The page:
From swimming with dolphins and whale watching to encounters with kiwi birds and penguins, here are the best ways to see New Zealand wildlife up close.
Kaikōura is undoubtedly the marine capital of New Zealand, with whales, dolphins, seals and seabirds viewed only minutes from shore. Dolphin Encounter Kaikōura(opens in new window) provides visitors with the opportunity to experience one of natures’ most unique experiences, swimming with or just watching the amazingly acrobatic dusky dolphins. These small black dolphins with a white belly inhabit the waters around Kaikōura year-round and pod sizes vary from 100 – 1000 plus.
See the world's smallest penguins in their natural environment. Blue penguins are found right around the coast of New Zealand and southern Australia, but none closer to human activity than in Oamaru. The birds nest around the harbour area which offers a unique opportunity for you to observe them at dusk, arriving home from their day at sea and returning to their nests. During the day, you can see the breeding colony and walk around and learn about the penguin’s life cycle and protection/conservation policies. A visit to Akaroa is worth a visit to see the largest colony of Little Penguins on mainland New Zealand.
New Zealand's leading whale watching company, Whale Watch Kaikōura(opens in new window) offers an exciting up-close encounter with the world's largest toothed predator. You can see the Giant Sperm Whale in their natural environment at all times of the year. On a typical encounter, you’ll also see New Zealand fur seals, pods of dusky dolphins and the endangered wandering albatross. Depending on the season you may also see migrating humpback whales, pilot whales, blue whales and southern right whales.
Zealandia(opens in new window) is a unique eco-sanctuary for New Zealand’s native wildlife. Rare species are living wild within one square mile of regenerating forest surrounded by a ground-breaking pest-proof fence. Choose from 32 kilometres of tracks to spot kākā (the playful forest parrot), tuatara (a reptilian living fossil), saddleback, hihi, falcon, takahē, wētā, tūī, robin and many more. Book a night tour to seek out the iconic little spotted kiwi and other nocturnal creatures.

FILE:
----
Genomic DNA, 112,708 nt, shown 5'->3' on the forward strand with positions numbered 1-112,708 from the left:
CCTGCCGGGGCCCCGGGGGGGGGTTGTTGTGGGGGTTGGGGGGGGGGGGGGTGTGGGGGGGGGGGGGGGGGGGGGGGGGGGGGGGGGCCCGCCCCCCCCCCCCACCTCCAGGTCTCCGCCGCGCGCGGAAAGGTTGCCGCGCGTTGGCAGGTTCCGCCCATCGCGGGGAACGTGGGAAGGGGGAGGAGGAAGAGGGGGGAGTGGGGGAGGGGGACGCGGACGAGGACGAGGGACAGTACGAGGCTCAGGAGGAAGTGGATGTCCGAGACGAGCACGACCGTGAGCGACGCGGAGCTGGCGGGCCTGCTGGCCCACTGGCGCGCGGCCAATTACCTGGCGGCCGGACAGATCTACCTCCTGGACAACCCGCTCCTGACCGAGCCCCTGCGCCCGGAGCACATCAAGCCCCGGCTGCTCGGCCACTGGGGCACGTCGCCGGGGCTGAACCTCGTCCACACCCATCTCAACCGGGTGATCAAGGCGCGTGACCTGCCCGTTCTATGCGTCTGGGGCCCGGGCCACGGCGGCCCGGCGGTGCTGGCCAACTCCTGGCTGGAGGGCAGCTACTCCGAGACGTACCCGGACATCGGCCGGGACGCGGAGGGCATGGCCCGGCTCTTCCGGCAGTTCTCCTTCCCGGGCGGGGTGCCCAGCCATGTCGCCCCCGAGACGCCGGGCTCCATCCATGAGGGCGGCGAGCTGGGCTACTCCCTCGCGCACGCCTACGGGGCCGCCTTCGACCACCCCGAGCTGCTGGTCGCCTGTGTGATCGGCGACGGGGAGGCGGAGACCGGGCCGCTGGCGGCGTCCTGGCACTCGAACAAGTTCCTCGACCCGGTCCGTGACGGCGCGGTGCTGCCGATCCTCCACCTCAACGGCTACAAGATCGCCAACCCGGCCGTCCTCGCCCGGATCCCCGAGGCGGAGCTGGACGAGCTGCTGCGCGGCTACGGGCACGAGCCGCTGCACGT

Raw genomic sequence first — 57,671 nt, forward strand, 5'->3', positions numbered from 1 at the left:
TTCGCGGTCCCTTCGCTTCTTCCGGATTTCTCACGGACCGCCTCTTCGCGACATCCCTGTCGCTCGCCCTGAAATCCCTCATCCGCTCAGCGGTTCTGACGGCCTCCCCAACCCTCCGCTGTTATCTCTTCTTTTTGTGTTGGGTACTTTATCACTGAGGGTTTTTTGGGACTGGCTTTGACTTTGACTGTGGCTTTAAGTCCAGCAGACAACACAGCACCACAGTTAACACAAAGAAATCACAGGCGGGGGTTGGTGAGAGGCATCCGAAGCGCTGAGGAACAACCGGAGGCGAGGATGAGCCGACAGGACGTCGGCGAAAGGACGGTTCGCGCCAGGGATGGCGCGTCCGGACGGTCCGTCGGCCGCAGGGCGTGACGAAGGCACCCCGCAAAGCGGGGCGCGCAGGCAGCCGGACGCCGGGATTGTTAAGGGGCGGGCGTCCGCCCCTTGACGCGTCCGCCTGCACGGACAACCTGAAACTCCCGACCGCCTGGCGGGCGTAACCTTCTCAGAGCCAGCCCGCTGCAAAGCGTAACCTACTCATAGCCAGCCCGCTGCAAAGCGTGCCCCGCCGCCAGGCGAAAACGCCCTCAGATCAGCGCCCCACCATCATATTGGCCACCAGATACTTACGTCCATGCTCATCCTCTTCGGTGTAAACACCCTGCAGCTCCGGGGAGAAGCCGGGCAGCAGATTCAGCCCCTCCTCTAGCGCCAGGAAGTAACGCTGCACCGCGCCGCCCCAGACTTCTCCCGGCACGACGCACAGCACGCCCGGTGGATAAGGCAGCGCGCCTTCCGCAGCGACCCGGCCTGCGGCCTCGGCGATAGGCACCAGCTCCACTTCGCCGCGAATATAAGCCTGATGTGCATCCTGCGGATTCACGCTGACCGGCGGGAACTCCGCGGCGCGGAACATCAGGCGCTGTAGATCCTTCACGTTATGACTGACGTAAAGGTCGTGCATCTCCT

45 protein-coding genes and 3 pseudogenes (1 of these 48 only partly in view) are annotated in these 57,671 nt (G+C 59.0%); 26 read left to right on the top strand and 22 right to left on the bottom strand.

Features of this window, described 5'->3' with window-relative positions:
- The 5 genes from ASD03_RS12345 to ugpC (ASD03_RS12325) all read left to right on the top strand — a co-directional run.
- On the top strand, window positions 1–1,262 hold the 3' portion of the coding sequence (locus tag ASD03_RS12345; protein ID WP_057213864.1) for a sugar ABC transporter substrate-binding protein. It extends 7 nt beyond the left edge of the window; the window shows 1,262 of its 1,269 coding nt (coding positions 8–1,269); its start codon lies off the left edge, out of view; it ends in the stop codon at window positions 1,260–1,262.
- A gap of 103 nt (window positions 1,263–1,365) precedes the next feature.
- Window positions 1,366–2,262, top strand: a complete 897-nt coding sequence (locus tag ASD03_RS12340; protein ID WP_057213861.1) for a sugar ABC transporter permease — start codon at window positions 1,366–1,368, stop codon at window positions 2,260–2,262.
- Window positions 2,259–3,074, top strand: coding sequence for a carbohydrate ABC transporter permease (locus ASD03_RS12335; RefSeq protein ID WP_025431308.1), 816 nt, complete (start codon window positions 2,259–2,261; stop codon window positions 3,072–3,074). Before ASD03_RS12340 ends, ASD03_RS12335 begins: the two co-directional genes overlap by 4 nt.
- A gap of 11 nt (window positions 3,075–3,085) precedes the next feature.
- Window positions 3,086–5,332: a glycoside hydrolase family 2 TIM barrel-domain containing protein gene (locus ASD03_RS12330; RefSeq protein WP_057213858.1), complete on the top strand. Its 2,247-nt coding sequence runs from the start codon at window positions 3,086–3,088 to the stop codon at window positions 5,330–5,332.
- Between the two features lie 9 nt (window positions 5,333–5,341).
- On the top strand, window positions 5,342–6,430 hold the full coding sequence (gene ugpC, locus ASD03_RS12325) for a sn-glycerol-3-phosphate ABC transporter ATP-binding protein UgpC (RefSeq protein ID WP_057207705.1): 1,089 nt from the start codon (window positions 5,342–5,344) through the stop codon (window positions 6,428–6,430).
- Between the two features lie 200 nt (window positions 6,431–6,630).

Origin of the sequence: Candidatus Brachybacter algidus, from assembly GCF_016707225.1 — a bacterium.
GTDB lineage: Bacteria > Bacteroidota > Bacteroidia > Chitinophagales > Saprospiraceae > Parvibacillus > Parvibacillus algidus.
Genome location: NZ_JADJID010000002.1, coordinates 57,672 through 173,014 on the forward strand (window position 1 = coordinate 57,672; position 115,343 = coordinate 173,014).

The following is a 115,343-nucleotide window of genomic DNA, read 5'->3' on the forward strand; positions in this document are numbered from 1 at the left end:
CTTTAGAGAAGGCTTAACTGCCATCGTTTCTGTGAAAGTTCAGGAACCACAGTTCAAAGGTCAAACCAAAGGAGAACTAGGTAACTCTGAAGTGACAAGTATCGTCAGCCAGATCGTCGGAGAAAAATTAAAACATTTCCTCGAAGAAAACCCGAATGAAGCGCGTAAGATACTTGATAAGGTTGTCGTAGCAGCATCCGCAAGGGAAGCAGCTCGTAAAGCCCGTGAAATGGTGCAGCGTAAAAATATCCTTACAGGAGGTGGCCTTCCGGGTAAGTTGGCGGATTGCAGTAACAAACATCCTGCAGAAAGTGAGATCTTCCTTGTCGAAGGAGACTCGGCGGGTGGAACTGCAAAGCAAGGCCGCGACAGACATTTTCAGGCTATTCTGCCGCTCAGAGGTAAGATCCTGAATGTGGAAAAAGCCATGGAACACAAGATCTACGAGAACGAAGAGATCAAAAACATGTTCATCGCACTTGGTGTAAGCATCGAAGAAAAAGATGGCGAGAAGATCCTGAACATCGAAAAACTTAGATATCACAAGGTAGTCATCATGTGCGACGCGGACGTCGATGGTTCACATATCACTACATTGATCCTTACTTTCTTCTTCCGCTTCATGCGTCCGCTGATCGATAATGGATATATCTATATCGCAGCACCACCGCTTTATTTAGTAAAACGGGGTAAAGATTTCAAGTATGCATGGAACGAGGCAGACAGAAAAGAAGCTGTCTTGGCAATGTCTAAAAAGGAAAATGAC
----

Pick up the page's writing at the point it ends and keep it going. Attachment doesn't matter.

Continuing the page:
Amidst New Zealand's caves, grottos and native forests, live magical insects that glow in the dark - glowworms. Waitomo Caves(opens in new window), three hours' drive from Auckland, offer one of the best glowworm experiences as you take a boat ride on an underground river and see the magic of thousands of these tiny creatures lighting up the cave roof above you. Glowworms can also be found in other places throughout the country and you may be able to spot them in the banks of lakes and in damp overgrown places and caves.
Book a tour at the National Kiwi Hatchery(opens in new window), the world's leading kiwi hatchery, and learn all about their kiwi conservation efforts and discover what it takes to hatch a chick. The hatchery has successfully hatched over 2,000 kiwi chicks to date! The tour will give you a glimpse into behind the scenes where you can witness kiwi chicks getting a health check and if you're lucky, see baby chicks in person.
See these large magnificent birds in all their glory at the Royal Albatross Centre(opens in new window) in Dunedin. The albatross colony is located on Taiaroa Head, the world's only mainland breeding colony for the royal albatross. Learn all about these majestic monarchs of the sea, get a chance to see the birds raising their young at an exclusive observatory, and on a windy day, you may even see them spread their wings, showing off their huge three-metre wingspan! Giants of the sea, they are sure to impress!
Depart the historic French township of Akaroa aboard one of the Black Cat Cruises(opens in new window) to swim with dolphins and view penguins and albatross from aboard too. Akaroa Harbour is the only place on the entire planet where you can get up close and personal with New Zealand’s playful Hector’s dolphin – the world’s smallest and rarest species. Explore the stunning scenery of this picturesque seaside village with its majestic sheer sea cliffs and rock formations as you cruise around an extinct volcanic crater.
Go on a Penguin Place tour(opens in new window) in Dunedin to see a working conservation programme and experience undisturbed penguin activity at close range through a unique system of hides and covered tunnels. The reserve is a private conservation effort to save one of the world’s most endangered penguins, the yellow-eyed penguin, from extinction. The reserve is funded entirely through the profits from the operation, so by visiting you are helping to support important conservation efforts.
Between the months of August to March, gannets flock to coastal islands and cliffs off the mainland for their breeding season. The three of the main gannet colonies in New Zealand can be found at Cape Kidnappers, Muriwai and Farewell Spit. Book a tour at Cape Kidnappers and get up close to the country's largest gannetry, with over 25,000 gannets swooping and diving for fish and feeding their young chicks. Only an hour's drive from Auckland, you can view also these quirky birds at Muriwai and witness their unusual nest styles and a fascinating courtship dance.